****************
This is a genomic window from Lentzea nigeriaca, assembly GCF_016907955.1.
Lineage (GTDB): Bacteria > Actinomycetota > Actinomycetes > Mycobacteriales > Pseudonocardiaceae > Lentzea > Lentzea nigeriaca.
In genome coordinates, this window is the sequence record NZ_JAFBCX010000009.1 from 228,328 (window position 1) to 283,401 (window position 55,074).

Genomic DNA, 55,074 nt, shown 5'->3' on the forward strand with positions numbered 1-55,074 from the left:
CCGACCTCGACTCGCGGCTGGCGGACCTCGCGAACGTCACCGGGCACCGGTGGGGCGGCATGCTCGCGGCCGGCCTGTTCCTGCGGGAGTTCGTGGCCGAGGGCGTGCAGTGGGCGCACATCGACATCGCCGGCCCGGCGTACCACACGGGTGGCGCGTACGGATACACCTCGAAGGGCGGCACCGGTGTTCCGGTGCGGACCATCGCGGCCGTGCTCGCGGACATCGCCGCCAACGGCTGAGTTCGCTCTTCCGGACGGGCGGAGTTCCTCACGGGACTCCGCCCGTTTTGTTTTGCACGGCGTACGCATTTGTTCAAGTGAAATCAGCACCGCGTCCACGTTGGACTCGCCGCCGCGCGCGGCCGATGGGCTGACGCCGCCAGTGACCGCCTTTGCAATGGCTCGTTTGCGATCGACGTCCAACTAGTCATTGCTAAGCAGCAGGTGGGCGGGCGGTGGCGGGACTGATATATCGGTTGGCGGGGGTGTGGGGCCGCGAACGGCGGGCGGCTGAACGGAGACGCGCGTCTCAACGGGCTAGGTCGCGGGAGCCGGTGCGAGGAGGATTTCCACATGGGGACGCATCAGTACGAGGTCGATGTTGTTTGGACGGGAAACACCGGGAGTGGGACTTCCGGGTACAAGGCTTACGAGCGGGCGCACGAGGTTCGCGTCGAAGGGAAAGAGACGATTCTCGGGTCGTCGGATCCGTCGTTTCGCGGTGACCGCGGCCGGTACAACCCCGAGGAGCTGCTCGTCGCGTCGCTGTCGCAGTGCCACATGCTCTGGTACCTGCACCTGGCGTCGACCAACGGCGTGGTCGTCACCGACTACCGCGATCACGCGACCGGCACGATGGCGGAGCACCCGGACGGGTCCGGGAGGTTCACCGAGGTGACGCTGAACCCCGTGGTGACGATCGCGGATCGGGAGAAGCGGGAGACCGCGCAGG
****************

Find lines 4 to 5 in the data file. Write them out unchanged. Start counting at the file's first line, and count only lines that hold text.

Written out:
Genomic DNA, 55,074 nt, shown 5'->3' on the forward strand with positions numbered 1-55,074 from the left:
CCGACCTCGACTCGCGGCTGGCGGACCTCGCGAACGTCACCGGGCACCGGTGGGGCGGCATGCTCGCGGCCGGCCTGTTCCTGCGGGAGTTCGTGGCCGAGGGCGTGCAGTGGGCGCACATCGACATCGCCGGCCCGGCGTACCACACGGGTGGCGCGTACGGATACACCTCGAAGGGCGGCACCGGTGTTCCGGTGCGGACCATCGCGGCCGTGCTCGCGGACATCGCCGCCAACGGCTGAGTTCGCTCTTCCGGACGGGCGGAGTTCCTCACGGGACTCCGCCCGTTTTGTTTTGCACGGCGTACGCATTTGTTCAAGTGAAATCAGCACCGCGTCCACGTTGGACTCGCCGCCGCGCGCGGCCGATGGGCTGACGCCGCCAGTGACCGCCTTTGCAATGGCTCGTTTGCGATCGACGTCCAACTAGTCATTGCTAAGCAGCAGGTGGGCGGGCGGTGGCGGGACTGATATATCGGTTGGCGGGGGTGTGGGGCCGCGAACGGCGGGCGGCTGAACGGAGACGCGCGTCTCAACGGGCTAGGTCGCGGGAGCCGGTGCGAGGAGGATTTCCACATGGGGACGCATCAGTACGAGGTCGATGTTGTTTGGACGGGAAACACCGGGAGTGGGACTTCCGGGTACAAGGCTTACGAGCGGGCGCACGAGGTTCGCGTCGAAGGGAAAGAGACGATTCTCGGGTCGTCGGATCCGTCGTTTCGCGGTGACCGCGGCCGGTACAACCCCGAGGAGCTGCTCGTCGCGTCGCTGTCGCAGTGCCACATGCTCTGGTACCTGCACCTGGCGTCGACCAACGGCGTGGTCGTCACCGACTACCGCGATCACGCGACCGGCACGATGGCGGAGCACCCGGACGGGTCCGGGAGGTTCACCGAGGTGACGCTGAACCCCGTGGTGACGATCGCGGATCGGGAGAAGCGGGAGACCGCGCAGG